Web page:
At just under 10,000, the capacity for concert events at Lake Charles, LA’s Burton Coliseum sits in that Goldilocks zone of being neither too big nor too small. “Just right,” as Jason Barnes, director of the facility, recently said. “We took over the management of Burton Coliseum three years ago; at the time, we could see real potential for growth in the events market. This is an ideal midsized venue perfectly suited to having touring productions of all sorts come through.” First opened in 1976, prior to Barnes’ arrival, it had never achieved that ideal; obviously something was wrong. “It’s a large, reverberant, circular concrete building with a domed roof.”

 

Just as they took over management, Lake Charles was lucky enough to have an American Idol finalist come to the venue. “We needed to stage a homecoming event,” he said. “It was huge for us. We invited all the VIPs from the southwest Louisiana region and trucked in a lot of production. Even so—and by pure coincidence, because we weren’t yet fully familiar with the venue—where we placed the VIPs they had the best view, but they happened to be the worst seats in the house acoustically. They couldn’t hear anything clearly. To their credit, they saw the problem for what it was, and enlightened by the experience, wanted us to find a solution.”

Barnes and his team assembled a brief that—beyond technical parameters—insisted upon “a crisp clear sound throughout the venue,” he said. “It also needed to be tonally sweet, rich, and full spectrum. We didn’t just want clarity; we wanted the solution to be musical.”

Barnes contacted several different sound experts throughout the venue industry, and one made a powerful argument that they should consider d&b audiotechnik, so he talked to other venues that already had such a system. “We quickly realized just how wonderful a d&b system could be. They loved it. Porché Advanced Systems, which ultimately provided and installed the system we now have, presented a demonstration of the d&b Y series—the solution they proposed—and it sounded excellent.”

“They wanted to have something good enough that they could stage their own concert-level presentations, and something that would make their venue the first choice for staging such shows in Lake Charles,” said Jacob “Jake” Porché, explaining his design approach.  “The acoustics are not terrible; the domed roof had some baffles fitted a few years ago, but the walls and flat surfaces away from the seated areas are all pretty reflective. Bad, but better than it could have been.

“The system we installed is directive; the Y-Series line array is small and powerful, and performs very accurately to the published specification—a critical factor if we were to tame that reverb. The design is segmented into five zones. Although the building is circular, the arena is slightly oval, so the zones are north, east, south, and west, with the fifth zone on the floor for full, seated events. The floor is covered by the d&b Yi7P point source cabinets. Two hangs of J-Series cardioid subs facing east and west put maximum direct L/F energy into the two largest seating areas. The whole system is powered by a mix of d&b 30D and D80 amplifiers; the D80 provides a little more oomph in the Ys—the 30Ds run the subs.”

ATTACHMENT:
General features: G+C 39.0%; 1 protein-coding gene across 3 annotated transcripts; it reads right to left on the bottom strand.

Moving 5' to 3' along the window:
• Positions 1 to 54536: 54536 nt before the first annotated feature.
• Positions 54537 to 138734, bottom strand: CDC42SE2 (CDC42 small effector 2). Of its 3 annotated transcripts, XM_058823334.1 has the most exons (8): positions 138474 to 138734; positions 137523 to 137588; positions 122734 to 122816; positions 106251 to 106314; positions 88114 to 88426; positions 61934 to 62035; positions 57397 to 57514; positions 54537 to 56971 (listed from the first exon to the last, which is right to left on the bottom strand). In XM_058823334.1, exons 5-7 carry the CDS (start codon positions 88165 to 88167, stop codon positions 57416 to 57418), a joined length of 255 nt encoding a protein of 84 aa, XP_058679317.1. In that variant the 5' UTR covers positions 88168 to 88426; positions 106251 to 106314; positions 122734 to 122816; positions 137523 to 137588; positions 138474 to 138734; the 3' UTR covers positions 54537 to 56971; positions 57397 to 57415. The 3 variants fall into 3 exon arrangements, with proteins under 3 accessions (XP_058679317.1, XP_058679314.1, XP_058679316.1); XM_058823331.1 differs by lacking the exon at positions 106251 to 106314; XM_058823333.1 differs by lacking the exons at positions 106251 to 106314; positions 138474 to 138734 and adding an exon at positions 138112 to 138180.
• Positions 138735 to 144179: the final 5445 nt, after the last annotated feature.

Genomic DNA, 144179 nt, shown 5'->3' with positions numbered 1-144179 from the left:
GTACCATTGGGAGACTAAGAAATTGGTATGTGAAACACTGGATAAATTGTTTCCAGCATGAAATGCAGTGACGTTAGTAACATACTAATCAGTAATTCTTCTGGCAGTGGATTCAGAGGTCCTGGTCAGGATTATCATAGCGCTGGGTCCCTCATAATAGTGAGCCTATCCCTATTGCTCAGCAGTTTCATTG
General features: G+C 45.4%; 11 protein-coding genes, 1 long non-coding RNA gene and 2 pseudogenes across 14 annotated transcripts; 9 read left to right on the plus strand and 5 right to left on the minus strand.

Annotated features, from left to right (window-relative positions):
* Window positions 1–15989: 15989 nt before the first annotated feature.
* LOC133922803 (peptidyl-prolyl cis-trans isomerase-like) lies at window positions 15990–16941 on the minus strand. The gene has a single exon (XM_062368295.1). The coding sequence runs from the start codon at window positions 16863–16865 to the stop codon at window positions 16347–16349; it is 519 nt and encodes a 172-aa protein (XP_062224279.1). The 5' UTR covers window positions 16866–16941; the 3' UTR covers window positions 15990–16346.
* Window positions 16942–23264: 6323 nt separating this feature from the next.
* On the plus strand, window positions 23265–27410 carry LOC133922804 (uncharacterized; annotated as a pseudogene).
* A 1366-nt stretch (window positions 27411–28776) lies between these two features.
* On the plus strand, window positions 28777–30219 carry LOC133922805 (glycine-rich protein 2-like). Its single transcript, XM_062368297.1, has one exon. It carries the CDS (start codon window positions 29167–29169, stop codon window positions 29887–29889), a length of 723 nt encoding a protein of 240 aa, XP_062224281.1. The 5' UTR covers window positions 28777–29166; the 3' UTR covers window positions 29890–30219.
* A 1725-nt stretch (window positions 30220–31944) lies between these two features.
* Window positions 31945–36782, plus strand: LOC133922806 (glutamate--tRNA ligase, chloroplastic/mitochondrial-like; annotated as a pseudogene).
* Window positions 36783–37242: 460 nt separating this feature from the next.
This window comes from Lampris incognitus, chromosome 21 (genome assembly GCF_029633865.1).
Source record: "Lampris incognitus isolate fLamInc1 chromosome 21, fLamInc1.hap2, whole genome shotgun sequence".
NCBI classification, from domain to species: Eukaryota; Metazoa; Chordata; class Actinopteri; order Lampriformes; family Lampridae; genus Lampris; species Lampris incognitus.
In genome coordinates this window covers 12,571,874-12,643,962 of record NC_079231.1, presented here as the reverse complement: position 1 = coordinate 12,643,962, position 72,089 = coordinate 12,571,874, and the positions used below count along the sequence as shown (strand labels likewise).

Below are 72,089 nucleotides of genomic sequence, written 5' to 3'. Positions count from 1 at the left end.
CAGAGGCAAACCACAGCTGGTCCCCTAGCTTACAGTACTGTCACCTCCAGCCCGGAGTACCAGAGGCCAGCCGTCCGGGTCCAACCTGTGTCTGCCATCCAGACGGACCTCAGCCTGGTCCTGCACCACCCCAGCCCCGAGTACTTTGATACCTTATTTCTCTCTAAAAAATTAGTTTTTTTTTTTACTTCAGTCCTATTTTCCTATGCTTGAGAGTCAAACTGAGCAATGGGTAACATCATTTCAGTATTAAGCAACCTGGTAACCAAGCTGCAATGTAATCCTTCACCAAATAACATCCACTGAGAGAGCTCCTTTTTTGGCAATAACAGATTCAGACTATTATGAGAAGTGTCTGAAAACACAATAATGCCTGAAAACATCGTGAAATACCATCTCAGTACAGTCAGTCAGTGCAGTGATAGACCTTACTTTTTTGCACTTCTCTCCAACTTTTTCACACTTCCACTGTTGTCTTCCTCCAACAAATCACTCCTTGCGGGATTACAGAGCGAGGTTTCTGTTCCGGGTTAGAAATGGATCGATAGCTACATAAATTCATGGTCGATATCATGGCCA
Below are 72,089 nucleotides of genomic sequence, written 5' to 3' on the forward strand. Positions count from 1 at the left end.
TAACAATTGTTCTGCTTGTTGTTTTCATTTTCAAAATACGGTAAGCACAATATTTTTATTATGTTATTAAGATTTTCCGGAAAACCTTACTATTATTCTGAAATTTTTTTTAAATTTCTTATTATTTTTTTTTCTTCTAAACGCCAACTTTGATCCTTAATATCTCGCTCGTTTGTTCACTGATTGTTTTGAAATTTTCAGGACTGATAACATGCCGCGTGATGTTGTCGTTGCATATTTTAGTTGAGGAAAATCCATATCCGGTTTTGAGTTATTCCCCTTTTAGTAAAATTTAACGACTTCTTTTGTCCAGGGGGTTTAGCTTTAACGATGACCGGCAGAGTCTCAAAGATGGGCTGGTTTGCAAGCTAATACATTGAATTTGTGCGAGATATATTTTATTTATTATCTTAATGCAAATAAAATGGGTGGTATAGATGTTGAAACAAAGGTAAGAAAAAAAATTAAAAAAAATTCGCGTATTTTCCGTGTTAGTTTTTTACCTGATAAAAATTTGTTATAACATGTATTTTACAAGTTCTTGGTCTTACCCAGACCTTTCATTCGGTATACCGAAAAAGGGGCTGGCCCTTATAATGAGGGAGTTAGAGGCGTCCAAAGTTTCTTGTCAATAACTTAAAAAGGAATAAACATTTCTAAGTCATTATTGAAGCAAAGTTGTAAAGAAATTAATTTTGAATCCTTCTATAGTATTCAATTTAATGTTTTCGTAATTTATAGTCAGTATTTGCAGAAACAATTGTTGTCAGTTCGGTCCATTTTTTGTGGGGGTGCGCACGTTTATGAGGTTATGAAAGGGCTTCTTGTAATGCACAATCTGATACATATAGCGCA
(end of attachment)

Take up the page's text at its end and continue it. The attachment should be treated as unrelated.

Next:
Touring concerts aside, there are already more than 70 regularly scheduled events staged at the coliseum each year, including festivals, sporting events, rodeos, and the annual graduation ceremony for McNeese State University. “That’s what sets Jake apart; his company approach is very collaborative,” Barnes said. “When we spoke to him about managing all these different event styles and ways of formatting the room, he provided a range of alternatives with a good rationale behind each suggestion.”

All processing is done within the d&b amplifiers with monitoring and zone control done via d&b R1 remote control software. Porché chose a Symetrix Solus 16 and custom graphical interface accessible via PC or tablet by the administrative staff. “We set up a custom R1 file for them, so they can mute any section of the system depending on seat configuration, and then added a Symetrix DSP interface. Using a simple graphic of the arena, they can just touch and mute the zones that are unseated. With access to R1, they have complete control when they want it, but there is a ‘nanny setting’ limited to adjustment of level only.”

Barnes has no doubt that the new system will prove a valuable asset for the coliseum. “The credo of our agency as a venue management company is to exceed expectations. We do not settle for ‘that will do.’ If it’s affordable, we always go for the highest quality, and this system was entirely affordable. Downstream that approach always pays dividends; you don’t then find yourself stealing other bits of budget in the future for making up the gaps in a cheap deal. Porché delivered an impeccable installation job under some duress when we lost our cushion time to unforeseen events. The Y system has already exceeded our expectations.”